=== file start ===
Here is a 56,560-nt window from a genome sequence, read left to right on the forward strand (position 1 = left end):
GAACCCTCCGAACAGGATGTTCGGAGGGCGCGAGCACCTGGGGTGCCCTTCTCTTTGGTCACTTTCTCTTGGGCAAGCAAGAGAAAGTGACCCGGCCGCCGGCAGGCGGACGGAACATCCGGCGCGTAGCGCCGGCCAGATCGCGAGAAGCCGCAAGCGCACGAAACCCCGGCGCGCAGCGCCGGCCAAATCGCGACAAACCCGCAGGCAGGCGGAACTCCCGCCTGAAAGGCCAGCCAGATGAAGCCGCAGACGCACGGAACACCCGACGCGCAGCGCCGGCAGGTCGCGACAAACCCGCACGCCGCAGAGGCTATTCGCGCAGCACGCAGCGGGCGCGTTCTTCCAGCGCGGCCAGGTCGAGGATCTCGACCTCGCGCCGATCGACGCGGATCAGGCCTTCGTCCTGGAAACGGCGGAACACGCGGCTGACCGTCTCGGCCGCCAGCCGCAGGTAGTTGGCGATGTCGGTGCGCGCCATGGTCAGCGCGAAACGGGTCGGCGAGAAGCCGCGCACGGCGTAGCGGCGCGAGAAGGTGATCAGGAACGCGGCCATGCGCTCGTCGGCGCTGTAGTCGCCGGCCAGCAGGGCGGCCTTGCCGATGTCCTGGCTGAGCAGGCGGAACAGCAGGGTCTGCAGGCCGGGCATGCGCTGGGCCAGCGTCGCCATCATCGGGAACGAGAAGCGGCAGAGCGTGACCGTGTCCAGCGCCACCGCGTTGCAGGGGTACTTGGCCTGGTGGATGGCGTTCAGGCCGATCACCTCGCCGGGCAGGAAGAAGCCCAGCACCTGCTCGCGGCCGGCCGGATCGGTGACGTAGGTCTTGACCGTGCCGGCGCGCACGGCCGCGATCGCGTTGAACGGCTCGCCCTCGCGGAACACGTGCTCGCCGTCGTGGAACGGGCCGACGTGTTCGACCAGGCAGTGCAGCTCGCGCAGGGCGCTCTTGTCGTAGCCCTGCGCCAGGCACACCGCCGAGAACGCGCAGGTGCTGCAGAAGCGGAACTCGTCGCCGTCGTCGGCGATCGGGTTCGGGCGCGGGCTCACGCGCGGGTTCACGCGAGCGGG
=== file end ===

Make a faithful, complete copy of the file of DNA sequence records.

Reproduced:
Here is a 56,560-nt window from a genome sequence, read left to right on the forward strand (position 1 = left end):
GAACCCTCCGAACAGGATGTTCGGAGGGCGCGAGCACCTGGGGTGCCCTTCTCTTTGGTCACTTTCTCTTGGGCAAGCAAGAGAAAGTGACCCGGCCGCCGGCAGGCGGACGGAACATCCGGCGCGTAGCGCCGGCCAGATCGCGAGAAGCCGCAAGCGCACGAAACCCCGGCGCGCAGCGCCGGCCAAATCGCGACAAACCCGCAGGCAGGCGGAACTCCCGCCTGAAAGGCCAGCCAGATGAAGCCGCAGACGCACGGAACACCCGACGCGCAGCGCCGGCAGGTCGCGACAAACCCGCACGCCGCAGAGGCTATTCGCGCAGCACGCAGCGGGCGCGTTCTTCCAGCGCGGCCAGGTCGAGGATCTCGACCTCGCGCCGATCGACGCGGATCAGGCCTTCGTCCTGGAAACGGCGGAACACGCGGCTGACCGTCTCGGCCGCCAGCCGCAGGTAGTTGGCGATGTCGGTGCGCGCCATGGTCAGCGCGAAACGGGTCGGCGAGAAGCCGCGCACGGCGTAGCGGCGCGAGAAGGTGATCAGGAACGCGGCCATGCGCTCGTCGGCGCTGTAGTCGCCGGCCAGCAGGGCGGCCTTGCCGATGTCCTGGCTGAGCAGGCGGAACAGCAGGGTCTGCAGGCCGGGCATGCGCTGGGCCAGCGTCGCCATCATCGGGAACGAGAAGCGGCAGAGCGTGACCGTGTCCAGCGCCACCGCGTTGCAGGGGTACTTGGCCTGGTGGATGGCGTTCAGGCCGATCACCTCGCCGGGCAGGAAGAAGCCCAGCACCTGCTCGCGGCCGGCCGGATCGGTGACGTAGGTCTTGACCGTGCCGGCGCGCACGGCCGCGATCGCGTTGAACGGCTCGCCCTCGCGGAACACGTGCTCGCCGTCGTGGAACGGGCCGACGTGTTCGACCAGGCAGTGCAGCTCGCGCAGGGCGCTCTTGTCGTAGCCCTGCGCCAGGCACACCGCCGAGAACGCGCAGGTGCTGCAGAAGCGGAACTCGTCGCCGTCGTCGGCGATCGGGTTCGGGCGCGGGCTCACGCGCGGGTTCACGCGAGCGGG